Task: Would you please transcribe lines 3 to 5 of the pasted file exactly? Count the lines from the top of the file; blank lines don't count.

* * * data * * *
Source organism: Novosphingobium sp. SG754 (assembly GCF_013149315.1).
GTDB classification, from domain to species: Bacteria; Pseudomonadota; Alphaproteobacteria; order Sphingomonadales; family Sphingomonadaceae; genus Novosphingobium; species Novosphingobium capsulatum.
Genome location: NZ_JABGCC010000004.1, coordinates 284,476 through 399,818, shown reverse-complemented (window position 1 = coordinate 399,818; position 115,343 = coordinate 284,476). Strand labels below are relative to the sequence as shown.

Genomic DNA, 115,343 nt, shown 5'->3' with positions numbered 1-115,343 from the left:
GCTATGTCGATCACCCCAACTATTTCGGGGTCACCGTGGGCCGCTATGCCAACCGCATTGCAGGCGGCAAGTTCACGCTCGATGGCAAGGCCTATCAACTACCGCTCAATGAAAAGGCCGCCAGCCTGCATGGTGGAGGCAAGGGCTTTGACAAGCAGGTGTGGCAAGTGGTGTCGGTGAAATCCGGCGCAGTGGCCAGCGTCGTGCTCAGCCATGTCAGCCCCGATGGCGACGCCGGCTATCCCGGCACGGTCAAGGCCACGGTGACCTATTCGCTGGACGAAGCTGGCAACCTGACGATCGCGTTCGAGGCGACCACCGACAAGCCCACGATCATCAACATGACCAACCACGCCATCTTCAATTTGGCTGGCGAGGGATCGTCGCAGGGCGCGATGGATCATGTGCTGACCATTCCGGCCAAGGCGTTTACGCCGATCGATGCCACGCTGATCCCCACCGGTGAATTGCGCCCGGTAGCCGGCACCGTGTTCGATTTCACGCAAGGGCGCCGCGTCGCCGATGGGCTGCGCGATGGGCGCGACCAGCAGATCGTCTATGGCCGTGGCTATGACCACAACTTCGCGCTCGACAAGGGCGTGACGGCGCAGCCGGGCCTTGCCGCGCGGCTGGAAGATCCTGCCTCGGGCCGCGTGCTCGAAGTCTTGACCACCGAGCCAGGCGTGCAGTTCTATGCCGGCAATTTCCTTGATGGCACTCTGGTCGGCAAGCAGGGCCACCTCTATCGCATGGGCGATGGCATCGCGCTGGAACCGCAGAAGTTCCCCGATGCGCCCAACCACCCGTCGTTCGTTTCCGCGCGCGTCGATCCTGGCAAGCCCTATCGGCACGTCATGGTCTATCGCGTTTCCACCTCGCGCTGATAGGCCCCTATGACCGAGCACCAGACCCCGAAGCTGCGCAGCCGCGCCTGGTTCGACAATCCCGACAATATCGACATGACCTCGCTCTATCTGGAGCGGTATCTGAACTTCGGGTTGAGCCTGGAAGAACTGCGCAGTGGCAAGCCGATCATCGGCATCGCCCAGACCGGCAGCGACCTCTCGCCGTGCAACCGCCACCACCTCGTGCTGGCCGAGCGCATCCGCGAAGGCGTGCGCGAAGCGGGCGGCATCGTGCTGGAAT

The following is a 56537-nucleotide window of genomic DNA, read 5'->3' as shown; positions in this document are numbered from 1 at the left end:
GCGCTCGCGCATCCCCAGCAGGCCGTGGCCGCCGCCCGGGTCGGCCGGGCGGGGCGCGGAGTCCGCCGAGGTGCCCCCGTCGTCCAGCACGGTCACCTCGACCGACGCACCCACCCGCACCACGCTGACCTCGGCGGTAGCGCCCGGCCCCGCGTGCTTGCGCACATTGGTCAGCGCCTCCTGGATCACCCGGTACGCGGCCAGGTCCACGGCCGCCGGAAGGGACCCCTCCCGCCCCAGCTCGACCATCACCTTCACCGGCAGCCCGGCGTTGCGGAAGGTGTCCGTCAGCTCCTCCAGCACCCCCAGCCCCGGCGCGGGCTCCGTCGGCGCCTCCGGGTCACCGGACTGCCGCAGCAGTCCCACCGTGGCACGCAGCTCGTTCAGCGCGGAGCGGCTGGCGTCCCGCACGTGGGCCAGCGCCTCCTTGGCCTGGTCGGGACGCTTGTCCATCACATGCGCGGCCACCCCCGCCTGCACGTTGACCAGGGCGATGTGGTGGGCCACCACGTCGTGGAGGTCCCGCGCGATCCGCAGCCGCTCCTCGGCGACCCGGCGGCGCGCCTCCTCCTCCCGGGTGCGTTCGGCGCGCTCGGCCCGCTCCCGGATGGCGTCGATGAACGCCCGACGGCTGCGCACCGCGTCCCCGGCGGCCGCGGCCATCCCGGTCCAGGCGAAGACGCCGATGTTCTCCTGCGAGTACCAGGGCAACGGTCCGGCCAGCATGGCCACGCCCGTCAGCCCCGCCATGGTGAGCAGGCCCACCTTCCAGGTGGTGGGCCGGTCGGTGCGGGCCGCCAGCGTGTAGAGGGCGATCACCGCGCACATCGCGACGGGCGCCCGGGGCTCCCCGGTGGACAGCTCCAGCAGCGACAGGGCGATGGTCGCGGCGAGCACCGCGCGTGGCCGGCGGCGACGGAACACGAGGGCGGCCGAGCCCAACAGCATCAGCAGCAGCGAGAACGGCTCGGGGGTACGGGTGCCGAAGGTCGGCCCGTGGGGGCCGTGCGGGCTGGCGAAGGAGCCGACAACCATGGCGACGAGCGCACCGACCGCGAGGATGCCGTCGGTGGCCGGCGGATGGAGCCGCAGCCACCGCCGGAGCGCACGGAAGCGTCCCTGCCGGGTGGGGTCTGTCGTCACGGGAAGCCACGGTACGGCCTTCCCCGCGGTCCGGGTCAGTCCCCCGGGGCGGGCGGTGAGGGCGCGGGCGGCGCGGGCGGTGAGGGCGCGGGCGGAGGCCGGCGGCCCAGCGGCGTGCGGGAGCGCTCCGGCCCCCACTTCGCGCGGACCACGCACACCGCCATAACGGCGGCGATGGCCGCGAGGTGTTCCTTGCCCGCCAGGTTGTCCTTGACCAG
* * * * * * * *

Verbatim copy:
Genome location: NZ_JABGCC010000004.1, coordinates 284,476 through 399,818, shown reverse-complemented (window position 1 = coordinate 399,818; position 115,343 = coordinate 284,476). Strand labels below are relative to the sequence as shown.

Genomic DNA, 115,343 nt, shown 5'->3' with positions numbered 1-115,343 from the left:
GCTATGTCGATCACCCCAACTATTTCGGGGTCACCGTGGGCCGCTATGCCAACCGCATTGCAGGCGGCAAGTTCACGCTCGATGGCAAGGCCTATCAACTACCGCTCAATGAAAAGGCCGCCAGCCTGCATGGTGGAGGCAAGGGCTTTGACAAGCAGGTGTGGCAAGTGGTGTCGGTGAAATCCGGCGCAGTGGCCAGCGTCGTGCTCAGCCATGTCAGCCCCGATGGCGACGCCGGCTATCCCGGCACGGTCAAGGCCACGGTGACCTATTCGCTGGACGAAGCTGGCAACCTGACGATCGCGTTCGAGGCGACCACCGACAAGCCCACGATCATCAACATGACCAACCACGCCATCTTCAATTTGGCTGGCGAGGGATCGTCGCAGGGCGCGATGGATCATGTGCTGACCATTCCGGCCAAGGCGTTTACGCCGATCGATGCCACGCTGATCCCCACCGGTGAATTGCGCCCGGTAGCCGGCACCGTGTTCGATTTCACGCAAGGGCGCCGCGTCGCCGATGGGCTGCGCGATGGGCGCGACCAGCAGATCGTCTATGGCCGTGGCTATGACCACAACTTCGCGCTCGACAAGGGCGTGACGGCGCAGCCGGGCCTTGCCGCGCGGCTGGAAGATCCTGCCTCGGGCCGCGTGCTCGAAGTCTTGACCACCGAGCCAGGCGTGCAGTTCTATGCCGGCAATTTCCTTGATGGCACTCTGGTCGGCAAGCAGGGCCACCTCTATCGCATGGGCGATGGCATCGCGCTGGAACCGCAGAAGTTCCCCGATGCGCCCAACCACCCGTCGTTCGTTTCCGCGCGCGTCGATCCTGGCAAGCCCTATCGGCACGTCATGGTCTATCGCGTTTCCACCTCGCGCTGATAGGCCCCTATGACCGAGCACCAGACCCCGAAGCTGCGCAGCCGCGCCTGGTTCGACAATCCCGACAATATCGACATGACCTCGCTCTATCTGGAGCGGTATCTGAACTTCGGGTTGAGCCTGGAAGAACTGCGCAGTGGCAAGCCGATCATCGGCATCGCCCAGACCGGCAGCGACCTCTCGCCGTGCAACCGCCACCACCTCGTGCTGGCCGAGCGCATCCGCGAAGGCGTGCGCGAAGCGGGCGGCATCGTGCTGGAAT